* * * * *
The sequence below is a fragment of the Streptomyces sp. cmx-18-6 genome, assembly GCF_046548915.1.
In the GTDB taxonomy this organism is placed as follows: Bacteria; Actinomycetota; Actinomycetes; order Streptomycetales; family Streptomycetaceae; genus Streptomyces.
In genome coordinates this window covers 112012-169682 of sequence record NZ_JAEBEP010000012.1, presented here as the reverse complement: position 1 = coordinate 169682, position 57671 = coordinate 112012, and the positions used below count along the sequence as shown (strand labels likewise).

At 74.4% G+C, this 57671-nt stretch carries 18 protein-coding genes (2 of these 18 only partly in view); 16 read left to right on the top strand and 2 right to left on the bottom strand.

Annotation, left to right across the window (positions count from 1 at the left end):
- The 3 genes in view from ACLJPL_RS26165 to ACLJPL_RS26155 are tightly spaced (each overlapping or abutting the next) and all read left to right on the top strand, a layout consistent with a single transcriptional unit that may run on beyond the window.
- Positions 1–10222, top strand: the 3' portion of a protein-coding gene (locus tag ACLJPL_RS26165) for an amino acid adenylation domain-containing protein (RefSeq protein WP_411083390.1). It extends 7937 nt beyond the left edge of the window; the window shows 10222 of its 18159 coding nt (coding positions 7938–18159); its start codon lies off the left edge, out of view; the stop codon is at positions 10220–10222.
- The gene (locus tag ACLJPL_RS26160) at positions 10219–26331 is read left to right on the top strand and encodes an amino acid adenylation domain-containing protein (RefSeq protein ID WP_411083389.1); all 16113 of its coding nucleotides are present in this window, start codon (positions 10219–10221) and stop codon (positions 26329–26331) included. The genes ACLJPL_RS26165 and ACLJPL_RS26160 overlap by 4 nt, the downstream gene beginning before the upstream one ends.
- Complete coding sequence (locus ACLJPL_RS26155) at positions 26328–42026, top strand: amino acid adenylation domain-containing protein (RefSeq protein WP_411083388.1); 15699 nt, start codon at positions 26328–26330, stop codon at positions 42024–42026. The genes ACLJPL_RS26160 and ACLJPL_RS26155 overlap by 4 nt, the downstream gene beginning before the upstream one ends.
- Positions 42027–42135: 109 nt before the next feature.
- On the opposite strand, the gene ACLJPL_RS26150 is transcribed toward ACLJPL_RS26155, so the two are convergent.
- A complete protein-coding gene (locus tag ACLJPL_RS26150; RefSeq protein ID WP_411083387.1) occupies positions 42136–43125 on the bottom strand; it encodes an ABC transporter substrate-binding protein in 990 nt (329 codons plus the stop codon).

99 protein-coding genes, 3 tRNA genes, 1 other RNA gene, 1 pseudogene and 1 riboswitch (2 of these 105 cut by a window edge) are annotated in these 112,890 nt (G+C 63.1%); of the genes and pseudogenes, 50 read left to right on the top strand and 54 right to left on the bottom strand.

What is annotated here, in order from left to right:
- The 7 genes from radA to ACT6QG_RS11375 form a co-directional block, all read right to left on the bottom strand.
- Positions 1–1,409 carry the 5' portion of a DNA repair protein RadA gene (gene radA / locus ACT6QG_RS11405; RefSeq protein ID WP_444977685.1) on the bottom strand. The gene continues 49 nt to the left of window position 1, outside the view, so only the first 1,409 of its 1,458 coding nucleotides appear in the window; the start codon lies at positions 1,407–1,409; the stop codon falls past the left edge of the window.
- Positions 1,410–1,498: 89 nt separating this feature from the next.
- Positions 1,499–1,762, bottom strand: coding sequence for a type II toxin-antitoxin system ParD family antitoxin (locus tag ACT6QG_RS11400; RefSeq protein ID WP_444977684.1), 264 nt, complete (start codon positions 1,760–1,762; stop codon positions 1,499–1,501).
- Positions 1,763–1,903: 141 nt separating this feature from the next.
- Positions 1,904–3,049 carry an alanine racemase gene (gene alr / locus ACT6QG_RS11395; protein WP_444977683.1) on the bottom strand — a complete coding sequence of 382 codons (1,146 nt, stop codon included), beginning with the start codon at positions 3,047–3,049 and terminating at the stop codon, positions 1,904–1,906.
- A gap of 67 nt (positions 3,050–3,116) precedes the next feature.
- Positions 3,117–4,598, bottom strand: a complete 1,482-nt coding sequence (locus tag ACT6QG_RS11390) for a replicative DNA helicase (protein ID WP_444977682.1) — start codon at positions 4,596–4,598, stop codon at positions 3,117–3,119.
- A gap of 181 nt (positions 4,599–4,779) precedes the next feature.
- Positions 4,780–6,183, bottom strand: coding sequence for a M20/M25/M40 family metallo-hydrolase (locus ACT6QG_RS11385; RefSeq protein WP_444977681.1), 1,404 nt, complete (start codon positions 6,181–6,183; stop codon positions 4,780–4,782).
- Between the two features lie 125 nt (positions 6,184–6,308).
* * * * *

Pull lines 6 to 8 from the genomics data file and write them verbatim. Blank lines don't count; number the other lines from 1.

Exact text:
- The 3 genes in view from ACLJPL_RS26165 to ACLJPL_RS26155 are tightly spaced (each overlapping or abutting the next) and all read left to right on the top strand, a layout consistent with a single transcriptional unit that may run on beyond the window.
- Positions 1–10222, top strand: the 3' portion of a protein-coding gene (locus tag ACLJPL_RS26165) for an amino acid adenylation domain-containing protein (RefSeq protein WP_411083390.1). It extends 7937 nt beyond the left edge of the window; the window shows 10222 of its 18159 coding nt (coding positions 7938–18159); its start codon lies off the left edge, out of view; the stop codon is at positions 10220–10222.
- The gene (locus tag ACLJPL_RS26160) at positions 10219–26331 is read left to right on the top strand and encodes an amino acid adenylation domain-containing protein (RefSeq protein ID WP_411083389.1); all 16113 of its coding nucleotides are present in this window, start codon (positions 10219–10221) and stop codon (positions 26329–26331) included. The genes ACLJPL_RS26165 and ACLJPL_RS26160 overlap by 4 nt, the downstream gene beginning before the upstream one ends.